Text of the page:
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December 10, 1938


JAMA. 1938;111(24):2211. doi:10.1001/jama.1938.02790500049013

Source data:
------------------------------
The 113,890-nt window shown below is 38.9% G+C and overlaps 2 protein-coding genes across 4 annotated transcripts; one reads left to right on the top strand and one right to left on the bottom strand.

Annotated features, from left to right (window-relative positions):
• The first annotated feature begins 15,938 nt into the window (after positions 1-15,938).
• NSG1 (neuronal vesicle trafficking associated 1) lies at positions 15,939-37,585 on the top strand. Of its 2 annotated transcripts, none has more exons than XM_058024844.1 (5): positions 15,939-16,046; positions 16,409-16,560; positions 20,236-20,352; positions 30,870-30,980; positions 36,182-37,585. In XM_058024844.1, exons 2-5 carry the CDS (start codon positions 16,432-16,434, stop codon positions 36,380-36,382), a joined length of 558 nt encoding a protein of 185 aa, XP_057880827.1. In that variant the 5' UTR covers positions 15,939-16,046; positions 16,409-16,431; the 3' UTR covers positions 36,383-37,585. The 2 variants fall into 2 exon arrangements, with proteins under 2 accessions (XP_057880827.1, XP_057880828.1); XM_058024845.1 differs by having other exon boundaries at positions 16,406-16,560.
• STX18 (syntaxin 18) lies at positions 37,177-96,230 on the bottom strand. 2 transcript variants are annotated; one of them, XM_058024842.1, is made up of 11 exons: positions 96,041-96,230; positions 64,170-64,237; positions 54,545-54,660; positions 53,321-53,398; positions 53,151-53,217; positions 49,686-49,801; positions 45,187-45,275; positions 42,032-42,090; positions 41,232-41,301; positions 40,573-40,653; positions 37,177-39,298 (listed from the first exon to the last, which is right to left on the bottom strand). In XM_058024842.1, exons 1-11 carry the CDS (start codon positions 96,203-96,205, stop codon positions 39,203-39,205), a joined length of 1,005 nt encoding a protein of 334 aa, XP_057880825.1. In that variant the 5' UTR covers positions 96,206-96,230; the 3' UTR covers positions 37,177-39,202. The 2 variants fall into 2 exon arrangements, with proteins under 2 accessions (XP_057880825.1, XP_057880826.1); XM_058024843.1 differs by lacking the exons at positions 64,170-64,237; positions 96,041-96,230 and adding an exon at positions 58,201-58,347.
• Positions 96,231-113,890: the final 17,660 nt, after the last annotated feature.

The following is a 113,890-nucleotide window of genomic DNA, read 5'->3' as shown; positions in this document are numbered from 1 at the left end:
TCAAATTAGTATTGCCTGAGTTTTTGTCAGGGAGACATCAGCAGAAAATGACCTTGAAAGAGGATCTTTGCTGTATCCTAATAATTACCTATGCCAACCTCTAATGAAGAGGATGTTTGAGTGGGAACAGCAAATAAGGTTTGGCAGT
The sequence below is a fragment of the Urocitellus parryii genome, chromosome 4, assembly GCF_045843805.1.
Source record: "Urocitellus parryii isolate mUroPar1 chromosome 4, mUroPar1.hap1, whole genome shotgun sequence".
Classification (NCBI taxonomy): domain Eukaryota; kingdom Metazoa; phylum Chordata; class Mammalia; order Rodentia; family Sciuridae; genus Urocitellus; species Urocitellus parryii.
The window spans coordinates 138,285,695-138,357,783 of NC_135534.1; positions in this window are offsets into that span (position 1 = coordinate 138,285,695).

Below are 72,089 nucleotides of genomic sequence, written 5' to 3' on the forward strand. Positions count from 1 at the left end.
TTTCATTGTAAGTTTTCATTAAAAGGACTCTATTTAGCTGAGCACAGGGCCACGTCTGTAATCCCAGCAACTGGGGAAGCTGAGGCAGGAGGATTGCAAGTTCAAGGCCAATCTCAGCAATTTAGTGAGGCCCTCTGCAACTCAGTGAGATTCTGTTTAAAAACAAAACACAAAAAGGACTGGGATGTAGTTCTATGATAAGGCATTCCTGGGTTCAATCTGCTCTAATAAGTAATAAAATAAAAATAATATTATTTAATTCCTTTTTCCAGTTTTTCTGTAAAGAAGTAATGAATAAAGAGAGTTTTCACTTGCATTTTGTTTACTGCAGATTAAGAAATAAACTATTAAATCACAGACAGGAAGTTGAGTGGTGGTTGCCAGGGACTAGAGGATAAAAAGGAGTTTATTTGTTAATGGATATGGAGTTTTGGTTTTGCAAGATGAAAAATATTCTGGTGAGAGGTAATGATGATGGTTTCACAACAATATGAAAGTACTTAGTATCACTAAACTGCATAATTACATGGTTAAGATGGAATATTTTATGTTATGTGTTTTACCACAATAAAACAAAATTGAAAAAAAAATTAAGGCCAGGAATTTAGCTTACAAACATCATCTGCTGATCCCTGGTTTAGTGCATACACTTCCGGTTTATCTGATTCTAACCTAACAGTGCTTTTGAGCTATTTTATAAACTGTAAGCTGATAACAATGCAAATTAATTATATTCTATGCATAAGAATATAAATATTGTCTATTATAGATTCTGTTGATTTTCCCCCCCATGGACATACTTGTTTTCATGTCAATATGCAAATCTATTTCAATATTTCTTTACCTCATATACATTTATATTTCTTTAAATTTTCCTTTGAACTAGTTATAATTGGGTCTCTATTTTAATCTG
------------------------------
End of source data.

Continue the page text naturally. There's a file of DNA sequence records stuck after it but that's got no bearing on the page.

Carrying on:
The recent demonstration of a head-specific and a tail-specific antigenic fraction in mammalian spermatozoa, with a third or species-specific antigen common to the heads and the tails, is of basic biologic and immunochemical interest. Separation of spermatozoa into head and tail fractions was attempted forty years ago by Miescher.1 He found that if fish spermatozoa are suspended in distilled water the relatively heavy heads can be broken off by carefully graduated centrifugation. Mammalian spermatozoa, however, cannot be broken up by this technic. Henle and his colleagues 2 of the Johnson Foundation for Medical Physics, University of Pennsylvania, have recently attempted such fragmentation by the modern technic of supersonic vibration. They found that bull, dog or rabbit spermatozoa were fairly completely broken up into head and tail fractions by exposure for seven minutes to vibrations of 9,000 cycles per second. Guinea pig spermatozoa required fifteen minutes and human spermatozoa twenty minutes